A beautifully shot movie about a high-schooler who's pushed by his father to always work and exercise the hardest. He aces his exams and always wins at wrestling, but nothing is ever good enough for the father and there is no margin for error. When things with both his body and his relationship start going wrong, his existence comes crashing down. This movie has two parts, and it takes a lot of narrative risks, but the beautiful camera work and believable characters land every single risk. It's an incredible achievement and a movie that should have gotten much more attention than it did.
This historical fantasy show is based on the best-selling novel The Saxon Stories, a story set during the Viking / Dane invasion of Britain.
Uhtred was a small boy when he was kidnapped and then raised by the Danes. When he unexpectedly gets caught up in the conflict, his half-Saxon half-Dane mix makes at the same time valuable and untrustworthy for both sides.
There has never been a better alternative to Game of Thrones. The great writing and great performances from a cast of newcomers inevitably induce the same sense of addiction.
In The Sun, a family of four is dealt with tragedy after tragedy, beginning with the younger sun A-ho's sudden incarceration. The mother is sympathetic but the father all but shuns him as he chooses to throw all his affection to A-hao, the older brother, and his med school pursuits instead. Themes of crime, punishment, family, and redemption are then explored in gorgeous frames and mesmerizing colors with director Chung Mong-hong doubling as the film's cinematographer.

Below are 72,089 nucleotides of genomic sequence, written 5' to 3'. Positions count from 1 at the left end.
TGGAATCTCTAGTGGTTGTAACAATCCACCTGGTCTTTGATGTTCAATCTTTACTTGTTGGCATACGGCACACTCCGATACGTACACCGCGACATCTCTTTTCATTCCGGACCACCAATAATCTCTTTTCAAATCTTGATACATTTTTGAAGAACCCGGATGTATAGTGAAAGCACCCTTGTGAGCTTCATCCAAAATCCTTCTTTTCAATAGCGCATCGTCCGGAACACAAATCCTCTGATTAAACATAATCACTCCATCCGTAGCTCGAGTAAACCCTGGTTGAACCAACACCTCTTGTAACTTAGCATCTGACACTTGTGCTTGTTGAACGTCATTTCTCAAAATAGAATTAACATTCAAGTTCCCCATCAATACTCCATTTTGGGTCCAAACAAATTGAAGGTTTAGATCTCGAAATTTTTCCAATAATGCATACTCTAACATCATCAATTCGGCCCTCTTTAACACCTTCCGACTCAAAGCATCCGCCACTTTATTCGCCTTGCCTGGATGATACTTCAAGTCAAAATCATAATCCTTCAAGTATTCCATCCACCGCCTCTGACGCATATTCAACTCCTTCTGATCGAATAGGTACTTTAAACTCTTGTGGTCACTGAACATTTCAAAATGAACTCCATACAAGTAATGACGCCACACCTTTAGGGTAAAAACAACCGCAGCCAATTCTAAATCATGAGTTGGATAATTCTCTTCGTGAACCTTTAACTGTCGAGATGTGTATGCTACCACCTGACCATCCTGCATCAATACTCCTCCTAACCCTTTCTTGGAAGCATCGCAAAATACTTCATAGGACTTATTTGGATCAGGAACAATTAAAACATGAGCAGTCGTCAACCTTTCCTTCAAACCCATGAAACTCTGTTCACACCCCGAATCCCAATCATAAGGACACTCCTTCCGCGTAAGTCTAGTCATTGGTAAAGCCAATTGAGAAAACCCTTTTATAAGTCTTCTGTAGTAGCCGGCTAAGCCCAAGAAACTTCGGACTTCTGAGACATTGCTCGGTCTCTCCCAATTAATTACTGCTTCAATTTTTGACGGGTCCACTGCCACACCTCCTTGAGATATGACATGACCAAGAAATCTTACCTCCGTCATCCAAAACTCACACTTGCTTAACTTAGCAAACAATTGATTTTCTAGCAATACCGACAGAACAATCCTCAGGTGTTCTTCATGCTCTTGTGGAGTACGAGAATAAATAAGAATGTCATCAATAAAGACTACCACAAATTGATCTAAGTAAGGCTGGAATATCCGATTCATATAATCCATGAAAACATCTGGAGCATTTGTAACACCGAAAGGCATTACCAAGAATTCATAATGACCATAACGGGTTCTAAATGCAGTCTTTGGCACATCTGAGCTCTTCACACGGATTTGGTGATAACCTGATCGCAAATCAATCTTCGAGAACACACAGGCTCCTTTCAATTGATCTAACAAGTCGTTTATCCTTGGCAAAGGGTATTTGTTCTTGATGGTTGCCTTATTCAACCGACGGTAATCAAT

Despite itself, The Sun never falls into cliche melodrama territory. Its heavy themes are undercut by naturalistic acting and poetic shots, resulting in a deeply emotional but balanced film. Rich in meaning and beauty, The Sun will surely stay with you long after your first watch.
16th century Korea—the small kingdom is governed by a royal family, but the sudden death of the king causes a power struggle among the elite, which in turn opens the window for either genuine change or further corrupt rule. At the heart of this is Crown Prince Lee Chang (Ju Ji-hoon), who conspires with the rebel scholars to bring his corrupt rivals down.
This all sounds familiar, if not a bit trite, but before you can start to pin it down, Kingdom quickly morphs into something more than just a period drama. The introduction of fantasy, terror, and neverending gore elevates Kingdom into a multi-genre feat—an impressive blend of political intrigue and pure zombie horror that never fails to keep you at the edge of your seat.
There is so much power to this story based actor Shia Laboeuf’s life. As a kid, he lived with his father on the road during the filming of Even Stevens and other star-making roles. His dad was a war veteran who goes to bikers’ AA meetings and who had a brief acting career himself. He was full of anger that made Laboeuf later suffer from PTSD, but which he was able to perceive in a fascinating way.
Putting Laboeuf’s fame aside, this is an incredible movie on emotionally abusive parent-child relationships. It’s a universal story. With Shia Laboeuf as his father and Lucas Hedges as current-day Laboeuf.